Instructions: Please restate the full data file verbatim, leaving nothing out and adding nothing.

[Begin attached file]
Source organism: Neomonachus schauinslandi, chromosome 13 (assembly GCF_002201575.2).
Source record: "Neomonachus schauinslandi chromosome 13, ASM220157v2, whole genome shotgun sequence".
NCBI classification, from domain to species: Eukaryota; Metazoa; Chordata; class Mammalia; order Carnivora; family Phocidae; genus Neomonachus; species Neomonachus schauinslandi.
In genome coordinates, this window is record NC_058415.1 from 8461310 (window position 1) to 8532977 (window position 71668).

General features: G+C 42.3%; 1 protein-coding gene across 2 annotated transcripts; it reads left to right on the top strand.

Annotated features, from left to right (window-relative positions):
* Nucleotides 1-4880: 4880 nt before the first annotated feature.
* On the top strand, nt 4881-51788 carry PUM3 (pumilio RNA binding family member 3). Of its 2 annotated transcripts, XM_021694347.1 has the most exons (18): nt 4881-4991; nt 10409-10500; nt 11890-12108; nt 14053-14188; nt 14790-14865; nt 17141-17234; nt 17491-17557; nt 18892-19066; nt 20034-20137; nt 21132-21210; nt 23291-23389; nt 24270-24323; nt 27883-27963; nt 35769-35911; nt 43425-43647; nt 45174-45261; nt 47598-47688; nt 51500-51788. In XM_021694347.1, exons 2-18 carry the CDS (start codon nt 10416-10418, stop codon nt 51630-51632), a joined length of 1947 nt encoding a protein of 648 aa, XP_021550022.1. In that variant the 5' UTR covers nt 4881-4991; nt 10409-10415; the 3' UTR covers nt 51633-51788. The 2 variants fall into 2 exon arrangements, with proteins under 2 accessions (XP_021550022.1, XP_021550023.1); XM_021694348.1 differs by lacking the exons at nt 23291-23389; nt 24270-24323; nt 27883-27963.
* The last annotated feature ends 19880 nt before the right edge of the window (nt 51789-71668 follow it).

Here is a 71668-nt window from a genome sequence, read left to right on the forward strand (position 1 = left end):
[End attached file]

Source organism: Neomonachus schauinslandi, chromosome 13 (assembly GCF_002201575.2).
Source record: "Neomonachus schauinslandi chromosome 13, ASM220157v2, whole genome shotgun sequence".
NCBI classification, from domain to species: Eukaryota; Metazoa; Chordata; class Mammalia; order Carnivora; family Phocidae; genus Neomonachus; species Neomonachus schauinslandi.
In genome coordinates, this window is record NC_058415.1 from 8461310 (window position 1) to 8532977 (window position 71668).

General features: G+C 42.3%; 1 protein-coding gene across 2 annotated transcripts; it reads left to right on the top strand.

Annotated features, from left to right (window-relative positions):
* Nucleotides 1-4880: 4880 nt before the first annotated feature.
* On the top strand, nt 4881-51788 carry PUM3 (pumilio RNA binding family member 3). Of its 2 annotated transcripts, XM_021694347.1 has the most exons (18): nt 4881-4991; nt 10409-10500; nt 11890-12108; nt 14053-14188; nt 14790-14865; nt 17141-17234; nt 17491-17557; nt 18892-19066; nt 20034-20137; nt 21132-21210; nt 23291-23389; nt 24270-24323; nt 27883-27963; nt 35769-35911; nt 43425-43647; nt 45174-45261; nt 47598-47688; nt 51500-51788. In XM_021694347.1, exons 2-18 carry the CDS (start codon nt 10416-10418, stop codon nt 51630-51632), a joined length of 1947 nt encoding a protein of 648 aa, XP_021550022.1. In that variant the 5' UTR covers nt 4881-4991; nt 10409-10415; the 3' UTR covers nt 51633-51788. The 2 variants fall into 2 exon arrangements, with proteins under 2 accessions (XP_021550022.1, XP_021550023.1); XM_021694348.1 differs by lacking the exons at nt 23291-23389; nt 24270-24323; nt 27883-27963.
* The last annotated feature ends 19880 nt before the right edge of the window (nt 51789-71668 follow it).

Here is a 71668-nt window from a genome sequence, read left to right on the forward strand (position 1 = left end):